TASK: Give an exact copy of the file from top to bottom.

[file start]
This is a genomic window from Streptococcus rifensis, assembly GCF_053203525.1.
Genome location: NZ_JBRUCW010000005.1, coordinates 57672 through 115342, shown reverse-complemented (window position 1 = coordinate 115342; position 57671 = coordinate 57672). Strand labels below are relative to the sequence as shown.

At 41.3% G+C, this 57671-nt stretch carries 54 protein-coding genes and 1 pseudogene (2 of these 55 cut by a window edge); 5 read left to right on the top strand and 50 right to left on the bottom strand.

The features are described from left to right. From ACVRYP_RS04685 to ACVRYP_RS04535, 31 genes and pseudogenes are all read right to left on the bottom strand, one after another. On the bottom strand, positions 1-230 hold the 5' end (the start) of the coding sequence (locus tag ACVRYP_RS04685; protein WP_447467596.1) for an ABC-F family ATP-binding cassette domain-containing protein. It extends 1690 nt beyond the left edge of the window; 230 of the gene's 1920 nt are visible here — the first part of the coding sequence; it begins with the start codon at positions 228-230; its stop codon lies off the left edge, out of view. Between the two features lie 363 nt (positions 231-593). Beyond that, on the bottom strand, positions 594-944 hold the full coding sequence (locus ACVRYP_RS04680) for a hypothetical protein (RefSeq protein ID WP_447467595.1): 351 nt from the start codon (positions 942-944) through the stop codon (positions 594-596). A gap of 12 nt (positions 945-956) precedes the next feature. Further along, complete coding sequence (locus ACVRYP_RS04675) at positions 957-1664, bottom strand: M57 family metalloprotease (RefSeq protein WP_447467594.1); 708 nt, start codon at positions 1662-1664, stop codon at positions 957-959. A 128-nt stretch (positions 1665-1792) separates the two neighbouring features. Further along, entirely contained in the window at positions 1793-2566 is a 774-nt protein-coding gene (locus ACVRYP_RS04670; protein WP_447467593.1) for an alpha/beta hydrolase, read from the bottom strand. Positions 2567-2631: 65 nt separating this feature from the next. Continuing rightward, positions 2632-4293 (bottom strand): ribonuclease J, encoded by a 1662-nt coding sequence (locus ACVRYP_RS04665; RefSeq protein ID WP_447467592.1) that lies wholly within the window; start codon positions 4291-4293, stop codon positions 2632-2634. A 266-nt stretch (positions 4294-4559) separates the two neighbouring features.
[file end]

This is a genomic window from Streptococcus rifensis, assembly GCF_053203525.1.
Genome location: NZ_JBRUCW010000005.1, coordinates 57672 through 115342, shown reverse-complemented (window position 1 = coordinate 115342; position 57671 = coordinate 57672). Strand labels below are relative to the sequence as shown.

At 41.3% G+C, this 57671-nt stretch carries 54 protein-coding genes and 1 pseudogene (2 of these 55 cut by a window edge); 5 read left to right on the top strand and 50 right to left on the bottom strand.

The features are described from left to right. From ACVRYP_RS04685 to ACVRYP_RS04535, 31 genes and pseudogenes are all read right to left on the bottom strand, one after another. On the bottom strand, positions 1-230 hold the 5' end (the start) of the coding sequence (locus tag ACVRYP_RS04685; protein WP_447467596.1) for an ABC-F family ATP-binding cassette domain-containing protein. It extends 1690 nt beyond the left edge of the window; 230 of the gene's 1920 nt are visible here — the first part of the coding sequence; it begins with the start codon at positions 228-230; its stop codon lies off the left edge, out of view. Between the two features lie 363 nt (positions 231-593). Beyond that, on the bottom strand, positions 594-944 hold the full coding sequence (locus ACVRYP_RS04680) for a hypothetical protein (RefSeq protein ID WP_447467595.1): 351 nt from the start codon (positions 942-944) through the stop codon (positions 594-596). A gap of 12 nt (positions 945-956) precedes the next feature. Further along, complete coding sequence (locus ACVRYP_RS04675) at positions 957-1664, bottom strand: M57 family metalloprotease (RefSeq protein WP_447467594.1); 708 nt, start codon at positions 1662-1664, stop codon at positions 957-959. A 128-nt stretch (positions 1665-1792) separates the two neighbouring features. Further along, entirely contained in the window at positions 1793-2566 is a 774-nt protein-coding gene (locus ACVRYP_RS04670; protein WP_447467593.1) for an alpha/beta hydrolase, read from the bottom strand. Positions 2567-2631: 65 nt separating this feature from the next. Continuing rightward, positions 2632-4293 (bottom strand): ribonuclease J, encoded by a 1662-nt coding sequence (locus ACVRYP_RS04665; RefSeq protein ID WP_447467592.1) that lies wholly within the window; start codon positions 4291-4293, stop codon positions 2632-2634. A 266-nt stretch (positions 4294-4559) separates the two neighbouring features.